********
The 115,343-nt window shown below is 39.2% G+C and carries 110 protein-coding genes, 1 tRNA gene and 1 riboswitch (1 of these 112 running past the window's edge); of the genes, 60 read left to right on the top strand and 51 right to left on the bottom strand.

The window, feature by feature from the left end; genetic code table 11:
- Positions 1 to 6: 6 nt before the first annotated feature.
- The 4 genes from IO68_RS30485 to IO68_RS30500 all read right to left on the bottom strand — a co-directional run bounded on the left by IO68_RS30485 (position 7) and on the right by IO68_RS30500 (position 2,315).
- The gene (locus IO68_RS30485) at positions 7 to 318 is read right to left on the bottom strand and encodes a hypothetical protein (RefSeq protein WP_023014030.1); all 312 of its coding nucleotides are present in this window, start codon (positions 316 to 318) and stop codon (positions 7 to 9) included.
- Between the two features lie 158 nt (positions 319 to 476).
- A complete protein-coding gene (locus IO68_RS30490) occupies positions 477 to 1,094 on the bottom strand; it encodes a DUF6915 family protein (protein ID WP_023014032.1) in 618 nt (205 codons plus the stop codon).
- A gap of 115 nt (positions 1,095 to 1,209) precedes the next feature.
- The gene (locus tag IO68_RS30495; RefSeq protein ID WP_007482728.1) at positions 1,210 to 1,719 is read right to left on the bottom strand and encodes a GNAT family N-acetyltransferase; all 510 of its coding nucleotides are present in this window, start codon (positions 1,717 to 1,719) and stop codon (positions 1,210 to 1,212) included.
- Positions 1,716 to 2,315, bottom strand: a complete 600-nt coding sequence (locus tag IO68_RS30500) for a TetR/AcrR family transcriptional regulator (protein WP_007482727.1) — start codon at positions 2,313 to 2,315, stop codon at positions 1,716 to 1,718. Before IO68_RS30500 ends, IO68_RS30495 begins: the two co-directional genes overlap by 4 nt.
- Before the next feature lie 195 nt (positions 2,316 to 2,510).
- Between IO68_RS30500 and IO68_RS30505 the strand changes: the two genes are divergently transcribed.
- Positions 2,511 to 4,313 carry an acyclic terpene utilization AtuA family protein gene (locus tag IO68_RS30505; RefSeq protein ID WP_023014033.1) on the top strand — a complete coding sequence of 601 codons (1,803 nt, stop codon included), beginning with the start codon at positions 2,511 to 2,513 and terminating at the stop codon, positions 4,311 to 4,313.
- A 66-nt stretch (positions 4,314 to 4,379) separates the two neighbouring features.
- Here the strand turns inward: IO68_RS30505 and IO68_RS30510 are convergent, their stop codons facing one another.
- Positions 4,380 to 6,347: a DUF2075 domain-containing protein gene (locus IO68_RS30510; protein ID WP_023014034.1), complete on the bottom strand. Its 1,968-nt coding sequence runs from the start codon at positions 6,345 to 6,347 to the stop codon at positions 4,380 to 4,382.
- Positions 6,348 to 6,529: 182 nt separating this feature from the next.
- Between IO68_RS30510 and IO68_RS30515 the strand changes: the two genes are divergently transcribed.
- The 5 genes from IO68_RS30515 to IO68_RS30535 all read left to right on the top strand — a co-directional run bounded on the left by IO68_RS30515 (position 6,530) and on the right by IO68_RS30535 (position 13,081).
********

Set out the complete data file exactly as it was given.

The 115,343-nt window shown below is 39.2% G+C and carries 110 protein-coding genes, 1 tRNA gene and 1 riboswitch (1 of these 112 running past the window's edge); of the genes, 60 read left to right on the top strand and 51 right to left on the bottom strand.

The window, feature by feature from the left end; genetic code table 11:
- Positions 1 to 6: 6 nt before the first annotated feature.
- The 4 genes from IO68_RS30485 to IO68_RS30500 all read right to left on the bottom strand — a co-directional run bounded on the left by IO68_RS30485 (position 7) and on the right by IO68_RS30500 (position 2,315).
- The gene (locus IO68_RS30485) at positions 7 to 318 is read right to left on the bottom strand and encodes a hypothetical protein (RefSeq protein WP_023014030.1); all 312 of its coding nucleotides are present in this window, start codon (positions 316 to 318) and stop codon (positions 7 to 9) included.
- Between the two features lie 158 nt (positions 319 to 476).
- A complete protein-coding gene (locus IO68_RS30490) occupies positions 477 to 1,094 on the bottom strand; it encodes a DUF6915 family protein (protein ID WP_023014032.1) in 618 nt (205 codons plus the stop codon).
- A gap of 115 nt (positions 1,095 to 1,209) precedes the next feature.
- The gene (locus tag IO68_RS30495; RefSeq protein ID WP_007482728.1) at positions 1,210 to 1,719 is read right to left on the bottom strand and encodes a GNAT family N-acetyltransferase; all 510 of its coding nucleotides are present in this window, start codon (positions 1,717 to 1,719) and stop codon (positions 1,210 to 1,212) included.
- Positions 1,716 to 2,315, bottom strand: a complete 600-nt coding sequence (locus tag IO68_RS30500) for a TetR/AcrR family transcriptional regulator (protein WP_007482727.1) — start codon at positions 2,313 to 2,315, stop codon at positions 1,716 to 1,718. Before IO68_RS30500 ends, IO68_RS30495 begins: the two co-directional genes overlap by 4 nt.
- Before the next feature lie 195 nt (positions 2,316 to 2,510).
- Between IO68_RS30500 and IO68_RS30505 the strand changes: the two genes are divergently transcribed.
- Positions 2,511 to 4,313 carry an acyclic terpene utilization AtuA family protein gene (locus tag IO68_RS30505; RefSeq protein ID WP_023014033.1) on the top strand — a complete coding sequence of 601 codons (1,803 nt, stop codon included), beginning with the start codon at positions 2,511 to 2,513 and terminating at the stop codon, positions 4,311 to 4,313.
- A 66-nt stretch (positions 4,314 to 4,379) separates the two neighbouring features.
- Here the strand turns inward: IO68_RS30505 and IO68_RS30510 are convergent, their stop codons facing one another.
- Positions 4,380 to 6,347: a DUF2075 domain-containing protein gene (locus IO68_RS30510; protein ID WP_023014034.1), complete on the bottom strand. Its 1,968-nt coding sequence runs from the start codon at positions 6,345 to 6,347 to the stop codon at positions 4,380 to 4,382.
- Positions 6,348 to 6,529: 182 nt separating this feature from the next.
- Between IO68_RS30510 and IO68_RS30515 the strand changes: the two genes are divergently transcribed.
- The 5 genes from IO68_RS30515 to IO68_RS30535 all read left to right on the top strand — a co-directional run bounded on the left by IO68_RS30515 (position 6,530) and on the right by IO68_RS30535 (position 13,081).